About 4 years ago, Dr. Boyce Watkins called Lil’ Wayne is “An Enemy of the Black Community”
Dr. Boyce Watkins, a Syracuse University professor and writer, has had enough of Lil’ Wayne. On his Your Black World blog, he takes the New Orleans rapper to task after discovering him to be “an enemy of the Black community” after hearing the track “We Be Steady Mobbin“:
I swear you can’t f… with me
But I can f… your girl and make her nut for me/
Then slut for me, then kill for me, then steal for me
And of course it’ll be your cash/
And I’ll murder that bitch and send her body back to your ass..What do you think?
“This verse, and a few others, served as the straw that broke the camel’s back. There is a difference between good, fun entertainment and…“weaponized” brainwashing. It’s one thing when scattered bits of poison happen to hit your children. It’s another thing when it’s concentrated, packaged and targeted in large quantities. Corporate America has wired this game in such a way that millions of our kids are encouraged to consume the messages of Lil Wayne and other artists, the same way soldiers are asked to recite the pledge of allegiance every morning before breakfast.
As a direct result of messages they are fed from commercialized hip-hop music, millions of black boys are religiously emulating the behaviors being promoted by their favorite hip-hop artists….black men are the most likely to die from gun violence, spreading HIV in droves (with far too many of us not going to the doctor), the most likely to go to prison and the least likely to be educated. Commercialized hip-hop is no longer good, fun entertainment; it has evolved into a regimen of brainwashing that is no less powerful than the one that Adolf Hitler used during the Nazi regime.
I am now officially boycotting Lil Wayne. It breaks my heart to do this, because the last thing I’d ever want to do is make an enemy out of my own brother. I also consider Lil Wayne to be one of the most talented commercialized hip-hop artists in America (I clearly admit to respecting his lyrical capabilities). But one thing I can’t support is this kind of irresponsible music without realizing the implications that it has on our young children, and how their lives are destroyed before they even have a chance to make decisions for themselves. The same way the Arabic community pushes children to memorize the Qur’an at an early age, African American children memorize the recipe for their own self-destruction on the radio every single morning.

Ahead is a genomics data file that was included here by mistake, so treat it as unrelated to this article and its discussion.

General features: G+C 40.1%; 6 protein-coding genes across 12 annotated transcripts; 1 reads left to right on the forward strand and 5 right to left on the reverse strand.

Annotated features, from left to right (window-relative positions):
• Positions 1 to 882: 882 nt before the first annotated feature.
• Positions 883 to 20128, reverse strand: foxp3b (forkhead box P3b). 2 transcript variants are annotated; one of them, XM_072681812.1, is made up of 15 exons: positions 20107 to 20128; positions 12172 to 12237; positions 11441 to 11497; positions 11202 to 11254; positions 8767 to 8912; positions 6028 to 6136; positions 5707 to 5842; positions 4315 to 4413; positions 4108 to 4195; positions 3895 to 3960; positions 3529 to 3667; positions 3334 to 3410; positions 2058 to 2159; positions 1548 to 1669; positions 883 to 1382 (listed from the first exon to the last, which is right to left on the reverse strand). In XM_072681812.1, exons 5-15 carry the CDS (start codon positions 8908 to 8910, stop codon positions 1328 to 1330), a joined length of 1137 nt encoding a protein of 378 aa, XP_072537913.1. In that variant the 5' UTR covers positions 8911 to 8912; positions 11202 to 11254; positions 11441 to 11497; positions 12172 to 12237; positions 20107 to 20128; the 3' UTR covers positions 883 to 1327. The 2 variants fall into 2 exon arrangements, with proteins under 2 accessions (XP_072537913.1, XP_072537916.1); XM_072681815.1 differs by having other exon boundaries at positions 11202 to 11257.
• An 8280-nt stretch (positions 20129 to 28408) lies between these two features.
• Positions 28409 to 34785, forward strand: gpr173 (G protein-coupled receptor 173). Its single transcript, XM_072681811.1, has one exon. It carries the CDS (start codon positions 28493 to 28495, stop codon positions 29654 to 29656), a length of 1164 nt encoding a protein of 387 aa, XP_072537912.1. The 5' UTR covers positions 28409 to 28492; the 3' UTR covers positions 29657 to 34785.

Dr. Watkins is certainly justified in his loathing for this track, as these dark lyrics are particularly disturbing. And while many would like to dismiss the significance of Wayne’s words as “dark humor” or fantasy, we’ve certainly got enough problems without fantasizing about murder and death. Not when so many Black men and women meet violent deaths in the streets each day. However, his selection of a song from two years ago to single out may cause some to feel that he is a bit out of touch with what today’s threat is. And it also begs the question: how could you only now see Wayne as a problem?
As a long time critic of Rap music and it’s often destructive influence on our people, I’m with Dr. Watkins here. Yes, I understand that not all emcees are like Wayne and that Hip-Hop is diverse and his done some fantastic things. But the most pervasive and popular strains of the art form are too often like “We Be Steady Mobbin”: poisonous.
Is Dr. Watkins on point with his assessment, or is he does he fail to “get it”? Is he giving Rap music (and Lil’ Wayne) too much power? What do you think?
The trouble is, songs last forever, so even if there might be slight tinge of regret over putting out offensive or dangerous lyrics, there is nothing that can be done when the horse has already bolted from the stable. If the song was popular, you will continue to hear it in clubs and parties, and even if radios do not play it – live streaming exists. However – the question is – Are Little Wayne’s lyrics in his new music, still as offensive?
by Jamilah Lemieux